> > > >

Ice Cream Cones

Ice Cream Cones

Ice Cream Cones
© Denzil Green

An Ice Cream Cone is a edible cone that ice cream is served in. Traditionally, the outside will have a waffle pattern imprinted on them.

A usual cone is a soft-textured one, made from sugar and flour. They may be long with pointed ends, or short and square with flat ends.

Crispier "waffle cones" or "sugar cones" are also available, though generally a small premium is charged for them. They will be long with pointed ends.

Cooking Tips

The short, square ones can be used for baking cake batter in, making ice cream cone cupcakes.

Storage Hints

Store Ice Cream Cones in a dry, cool place. Generally, you can keep them for one to two years, but when stored for too long they will start to take on a rancid taste.

History Notes

Wafers in the late 1700s were being rolled into cones to have fruit desserts and whipped cream put in them.

In the 1800s, paper and metal cones were used for Ice Cream in England, France and Germany.

There were also glass dishes called "licks" in England that your Ice Cream would be served to you on by a street vendor. You would eat the Ice Cream right there on the spot, and then hand the dish back. The vendor would wash it in a bucket of water and re-use it for the next customer. It was difficult for a vendor to keep up with washing the glass dishes properly on a busy day. Their use was finally banned by the British government for health reasons in 1926.

In an 1807 painting by Louis-Philibert Debucourt (1755-1832) of a scene at Frascati cafe in Paris, a woman appears to be licking something out of a cone.

An 1820 painting by Neapolitan painter Saverio (aka Xavier) della Gatta ( - died 1830) of a seaside scene in Naples, Italy, shows an ice cream vendor eating ice cream out of cone-shaped glasses.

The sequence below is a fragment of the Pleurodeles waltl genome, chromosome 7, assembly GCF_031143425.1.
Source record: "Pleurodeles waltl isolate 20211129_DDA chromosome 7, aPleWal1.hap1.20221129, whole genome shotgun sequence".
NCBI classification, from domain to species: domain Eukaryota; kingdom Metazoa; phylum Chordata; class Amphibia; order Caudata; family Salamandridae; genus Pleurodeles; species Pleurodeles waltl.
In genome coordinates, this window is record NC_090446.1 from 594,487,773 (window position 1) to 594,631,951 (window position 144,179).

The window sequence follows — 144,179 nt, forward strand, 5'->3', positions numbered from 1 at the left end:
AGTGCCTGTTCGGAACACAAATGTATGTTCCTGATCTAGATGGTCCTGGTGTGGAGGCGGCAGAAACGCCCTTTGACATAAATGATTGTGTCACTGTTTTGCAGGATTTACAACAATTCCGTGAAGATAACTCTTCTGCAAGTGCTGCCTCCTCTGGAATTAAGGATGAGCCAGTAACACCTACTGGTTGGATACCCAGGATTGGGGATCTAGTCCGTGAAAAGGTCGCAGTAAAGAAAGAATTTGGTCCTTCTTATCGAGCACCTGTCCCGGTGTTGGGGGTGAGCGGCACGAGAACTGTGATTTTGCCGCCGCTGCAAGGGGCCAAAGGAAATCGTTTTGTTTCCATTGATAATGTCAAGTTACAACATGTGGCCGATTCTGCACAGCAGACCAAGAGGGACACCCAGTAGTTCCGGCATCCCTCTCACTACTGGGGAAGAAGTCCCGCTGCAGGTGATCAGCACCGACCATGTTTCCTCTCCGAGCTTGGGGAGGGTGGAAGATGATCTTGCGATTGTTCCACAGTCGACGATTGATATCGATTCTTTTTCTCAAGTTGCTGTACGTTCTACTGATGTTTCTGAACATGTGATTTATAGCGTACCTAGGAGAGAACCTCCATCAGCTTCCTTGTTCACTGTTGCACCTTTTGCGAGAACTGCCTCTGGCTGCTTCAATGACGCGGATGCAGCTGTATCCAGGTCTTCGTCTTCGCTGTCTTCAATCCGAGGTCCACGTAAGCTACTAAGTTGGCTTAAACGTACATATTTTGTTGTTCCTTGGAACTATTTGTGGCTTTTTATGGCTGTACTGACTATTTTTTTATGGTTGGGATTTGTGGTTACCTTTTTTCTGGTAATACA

Iced Pudding a la Chesterfield
© Denzil Green
In 1846, Charles Elmé Francatelli advocates using miniature cones to hold ice cream, as a garnish to be used around the base of a larger dessert. An illustration in the book for his recipe for Iced Pudding à la Chesterfield shows this: "Garnish the base with small gauffres, filled with some ice cream reserved for the purpose..."

In her "Mrs. Marshall's Cookery Book" (London: 1888), Agnes Marshall writes about cones (which she calls cornets) that are baked in the oven and could be filled with cream, ice cream, custard or fruit.

In 1902, a UK patent (701,776) was granted on 3 June to a Antonio Valvona of Manchester, England for a device to make "Biscuit Cups for Ice Cream."

In 1903, a US patent (746,971) was granted on 15 December to an Italo Marchiony (1868-1954) for a device to make "ice-cream cups". His, though, had small handles on the side.

The St Louis Fair in 1904 helped to popularize Ice Cream in cones.

Language Notes

Called a "cornet" in the UK and some parts of North America.

See also:

Ice Cream

Agnes Bertha Marshall; Alaska Florida; Baked Alaska; Banana Split Day; Banana Split; Butter Brickle Ice Cream; Eskimo Pies; Frozen Custard; Fürst-Pückler-Eis; Granita; Hokey Pokey Ice Cream; Ice Cream Cones; Ice Cream Float; Ice Cream Forks; Ice Cream Freezer Patent Day; Ice Cream Scoops; Ice Cream Soda; Ice Cream; Ice Milk; Maras Ice Cream; Orange à la Norvegienne; Paletas; Sherbet; Soft Ice Cream; Sorbet; Spumoni; Tortoni; Vanilla Ice Cream

Please share this information with your friends. They may love it.

Also called:



Oulton, Randal. "Ice Cream Cones." CooksInfo.com. Published 19 August 2004; revised 06 September 2012. Web. Accessed 06/20/2018. <http://www.cooksinfo.com/ice-cream-cones>.

© Copyright 2018. All rights reserved and enforced. You are welcome to cite CooksInfo.com as a reference, but no direct copying and republishing is allowed.